Bhartiya Sakshya Adhiniyam: Bills to revamp criminal laws moved with electric speed
In a bid to modernize the legal framework and adapt to the evolving landscape of technology and society, the Central government has unveiled a groundbreaking legislation named the “Bhartiya Sakshya Adhiniyam“.
This proposed bill seeks to amend and revamp the existing ‘Evidence Act of 1872’, which has remained largely unchanged for over a century.
The Evidence Act of 1872 was enacted with the purpose of consolidating the laws related to evidence, thereby aiding courts in reaching informed conclusions and delivering just judgments.
However, as the Indian democracy has matured over the course of seven decades, there is a growing consensus that the legal system must be brought in line with contemporary needs and aspirations.
Unlike substantive or procedural laws, the law of evidence falls within the realm of “adjective law,” defining the processes and methods through which substantive or procedural laws are executed.
As per experts, the existing law, unfortunately, fails to account for the rapid technological advancements that India has witnessed in recent decades.
However, the proposed “Bhartiya Sakshya Adhiniyam” holds several key provisions that aim to bridge this gap between traditional legal norms and modern technological realities.
The new legislation explicitly acknowledges that ‘evidence’ encompasses electronically provided information. This novel inclusion allows witnesses, accused individuals, experts, and victims to appear through electronic means, acknowledging the practicality and efficiency of virtual interactions.
Digital records on par with paper records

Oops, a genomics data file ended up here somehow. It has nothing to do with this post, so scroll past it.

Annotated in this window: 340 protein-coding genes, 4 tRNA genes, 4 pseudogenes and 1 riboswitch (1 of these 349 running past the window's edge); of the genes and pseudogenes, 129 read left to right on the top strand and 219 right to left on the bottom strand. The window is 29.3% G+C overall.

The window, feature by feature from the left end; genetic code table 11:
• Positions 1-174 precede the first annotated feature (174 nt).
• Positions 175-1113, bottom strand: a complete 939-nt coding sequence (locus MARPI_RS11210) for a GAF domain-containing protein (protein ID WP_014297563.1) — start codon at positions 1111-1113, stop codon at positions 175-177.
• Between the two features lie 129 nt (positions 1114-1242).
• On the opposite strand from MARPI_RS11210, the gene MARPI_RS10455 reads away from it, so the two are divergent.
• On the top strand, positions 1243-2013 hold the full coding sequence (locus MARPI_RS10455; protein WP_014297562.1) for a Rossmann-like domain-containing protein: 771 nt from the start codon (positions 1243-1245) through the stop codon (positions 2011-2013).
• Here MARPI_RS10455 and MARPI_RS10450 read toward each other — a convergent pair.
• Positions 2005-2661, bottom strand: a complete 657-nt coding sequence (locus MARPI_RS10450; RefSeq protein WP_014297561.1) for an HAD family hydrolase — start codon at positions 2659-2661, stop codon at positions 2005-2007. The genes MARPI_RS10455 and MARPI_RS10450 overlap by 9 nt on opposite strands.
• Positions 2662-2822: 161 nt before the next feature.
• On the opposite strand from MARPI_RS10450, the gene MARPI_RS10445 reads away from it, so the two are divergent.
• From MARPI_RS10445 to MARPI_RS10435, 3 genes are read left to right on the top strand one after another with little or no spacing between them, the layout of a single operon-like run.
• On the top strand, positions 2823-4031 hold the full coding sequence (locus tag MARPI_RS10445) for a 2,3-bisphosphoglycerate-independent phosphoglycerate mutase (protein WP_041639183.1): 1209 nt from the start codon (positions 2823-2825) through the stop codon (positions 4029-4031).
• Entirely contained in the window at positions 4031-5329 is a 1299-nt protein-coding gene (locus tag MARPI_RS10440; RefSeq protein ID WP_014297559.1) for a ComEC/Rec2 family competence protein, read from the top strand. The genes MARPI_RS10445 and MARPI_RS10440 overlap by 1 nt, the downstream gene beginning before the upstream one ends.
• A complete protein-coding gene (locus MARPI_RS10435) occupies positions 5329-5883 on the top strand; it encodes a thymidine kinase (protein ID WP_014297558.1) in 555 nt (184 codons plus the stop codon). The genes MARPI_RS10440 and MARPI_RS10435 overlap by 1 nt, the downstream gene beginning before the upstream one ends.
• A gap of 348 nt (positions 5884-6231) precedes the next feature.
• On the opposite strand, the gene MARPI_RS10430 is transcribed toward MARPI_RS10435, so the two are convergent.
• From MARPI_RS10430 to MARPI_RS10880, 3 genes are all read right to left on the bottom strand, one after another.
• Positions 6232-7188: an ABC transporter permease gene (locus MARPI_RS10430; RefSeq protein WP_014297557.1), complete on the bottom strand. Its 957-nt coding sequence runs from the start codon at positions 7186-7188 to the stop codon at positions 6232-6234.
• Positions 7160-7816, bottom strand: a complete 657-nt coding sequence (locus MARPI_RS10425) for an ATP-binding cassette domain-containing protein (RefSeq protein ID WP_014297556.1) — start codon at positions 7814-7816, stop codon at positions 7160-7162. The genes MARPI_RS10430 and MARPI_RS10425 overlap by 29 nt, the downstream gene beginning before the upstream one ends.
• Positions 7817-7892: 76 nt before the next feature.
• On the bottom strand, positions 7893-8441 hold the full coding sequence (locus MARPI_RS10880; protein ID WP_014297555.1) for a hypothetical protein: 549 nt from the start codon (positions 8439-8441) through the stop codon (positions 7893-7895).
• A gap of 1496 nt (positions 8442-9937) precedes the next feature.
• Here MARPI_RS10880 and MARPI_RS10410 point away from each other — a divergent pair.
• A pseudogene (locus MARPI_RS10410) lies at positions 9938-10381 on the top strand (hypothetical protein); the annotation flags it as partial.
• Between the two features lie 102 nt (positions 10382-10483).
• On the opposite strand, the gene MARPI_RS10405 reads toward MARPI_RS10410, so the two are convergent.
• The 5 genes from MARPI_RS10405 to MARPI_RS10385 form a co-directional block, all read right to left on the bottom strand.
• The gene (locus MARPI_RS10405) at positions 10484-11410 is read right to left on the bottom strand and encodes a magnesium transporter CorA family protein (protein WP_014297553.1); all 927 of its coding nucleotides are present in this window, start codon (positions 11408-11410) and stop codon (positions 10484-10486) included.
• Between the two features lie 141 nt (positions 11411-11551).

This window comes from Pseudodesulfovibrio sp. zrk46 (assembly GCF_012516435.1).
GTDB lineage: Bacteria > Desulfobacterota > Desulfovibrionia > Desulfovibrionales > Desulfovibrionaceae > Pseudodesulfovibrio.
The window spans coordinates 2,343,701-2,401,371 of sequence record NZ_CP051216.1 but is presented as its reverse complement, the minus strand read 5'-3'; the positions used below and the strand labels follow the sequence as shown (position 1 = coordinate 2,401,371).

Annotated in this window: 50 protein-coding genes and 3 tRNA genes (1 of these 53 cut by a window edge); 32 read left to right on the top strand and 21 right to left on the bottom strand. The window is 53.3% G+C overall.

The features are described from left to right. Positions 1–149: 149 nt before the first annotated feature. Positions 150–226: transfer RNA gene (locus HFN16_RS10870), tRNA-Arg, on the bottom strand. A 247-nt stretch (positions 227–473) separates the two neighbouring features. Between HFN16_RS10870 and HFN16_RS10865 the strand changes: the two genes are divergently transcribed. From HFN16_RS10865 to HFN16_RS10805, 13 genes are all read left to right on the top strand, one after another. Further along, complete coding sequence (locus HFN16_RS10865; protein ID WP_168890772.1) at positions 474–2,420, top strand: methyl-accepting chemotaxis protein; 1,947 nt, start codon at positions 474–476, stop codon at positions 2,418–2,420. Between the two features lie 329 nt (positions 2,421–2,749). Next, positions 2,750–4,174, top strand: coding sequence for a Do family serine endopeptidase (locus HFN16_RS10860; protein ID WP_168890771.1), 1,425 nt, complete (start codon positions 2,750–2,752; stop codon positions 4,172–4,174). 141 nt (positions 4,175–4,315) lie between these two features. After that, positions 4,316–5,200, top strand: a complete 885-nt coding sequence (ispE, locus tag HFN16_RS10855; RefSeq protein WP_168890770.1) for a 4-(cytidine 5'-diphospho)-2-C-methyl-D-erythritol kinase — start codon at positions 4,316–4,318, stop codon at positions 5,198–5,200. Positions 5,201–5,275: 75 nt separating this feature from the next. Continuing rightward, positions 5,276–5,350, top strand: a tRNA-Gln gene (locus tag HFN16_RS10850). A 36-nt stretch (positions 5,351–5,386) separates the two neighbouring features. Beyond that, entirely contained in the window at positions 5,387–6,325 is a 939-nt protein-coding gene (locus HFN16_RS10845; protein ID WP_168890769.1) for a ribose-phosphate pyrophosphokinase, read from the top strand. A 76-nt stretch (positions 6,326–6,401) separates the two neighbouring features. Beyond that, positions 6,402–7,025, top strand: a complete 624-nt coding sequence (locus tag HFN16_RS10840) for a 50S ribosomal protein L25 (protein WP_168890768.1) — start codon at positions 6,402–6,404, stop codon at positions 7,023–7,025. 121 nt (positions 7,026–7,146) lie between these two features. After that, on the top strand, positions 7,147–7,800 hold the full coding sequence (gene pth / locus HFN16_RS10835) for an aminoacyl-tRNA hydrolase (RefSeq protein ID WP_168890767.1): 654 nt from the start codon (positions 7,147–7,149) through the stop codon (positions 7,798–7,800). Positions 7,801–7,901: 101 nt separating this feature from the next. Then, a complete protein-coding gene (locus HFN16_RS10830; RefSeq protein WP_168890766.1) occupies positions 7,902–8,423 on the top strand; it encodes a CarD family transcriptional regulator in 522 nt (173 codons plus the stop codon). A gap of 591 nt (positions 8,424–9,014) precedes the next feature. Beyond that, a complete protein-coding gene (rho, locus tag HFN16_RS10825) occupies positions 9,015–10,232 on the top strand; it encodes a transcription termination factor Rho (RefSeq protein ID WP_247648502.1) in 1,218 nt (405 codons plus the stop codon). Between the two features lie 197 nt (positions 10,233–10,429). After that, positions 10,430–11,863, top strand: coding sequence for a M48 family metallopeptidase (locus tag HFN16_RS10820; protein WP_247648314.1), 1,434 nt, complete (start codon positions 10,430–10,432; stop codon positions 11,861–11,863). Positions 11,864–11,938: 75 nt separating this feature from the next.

The bill establishes that electronic or digital records hold the same legal standing as their traditional paper counterparts. This step not only recognizes the prevalence of digital information but also ensures that electronic records are treated with equal validity, enforceability, and legal effect.
Expansion of secondary evidence
The proposed legislation broadens the scope of secondary evidence to include copies made using mechanical processes, copies compared with originals, counterparts of documents, and even oral accounts of document contents provided by individuals who have personally witnessed them. Additionally, a mechanism for verifying the authenticity of electronic records through matching hash values is introduced, adding a layer of assurance to secondary evidence.
Regulation of admissible facts
The bill aims to establish well-defined limits on the admissibility of facts in court proceedings. Furthermore, it introduces a standardized certification process for the admissibility of facts, fostering consistency in the application of evidence-related rules across different courts.
“With the proposed amendment in BSA bill, 2023, a device in which an electronic record on emails, server logs, documents on computers, laptop or smartphone, messages, websites, locational evidence, and voice mail messages are stored is considered under the definition of documents which will remove the complexities of using electronic/ digital records and it will be considered as primary evidence having similar enforceability like paper documents,” said Siddharth Malkania, a Delhi based criminal lawyer.
“This bill repeals five old provisions, amends 23 existing provisions, and introduces a new provision, leading to a total of 170 sections in the revised Act. These changes hold great importance in ensuring a fair justice delivery system, aligning with the goal of equitable justice through legal modifications,” said Supreme Court lawyer Vineet Jindal.
[With Inputs from IANS]
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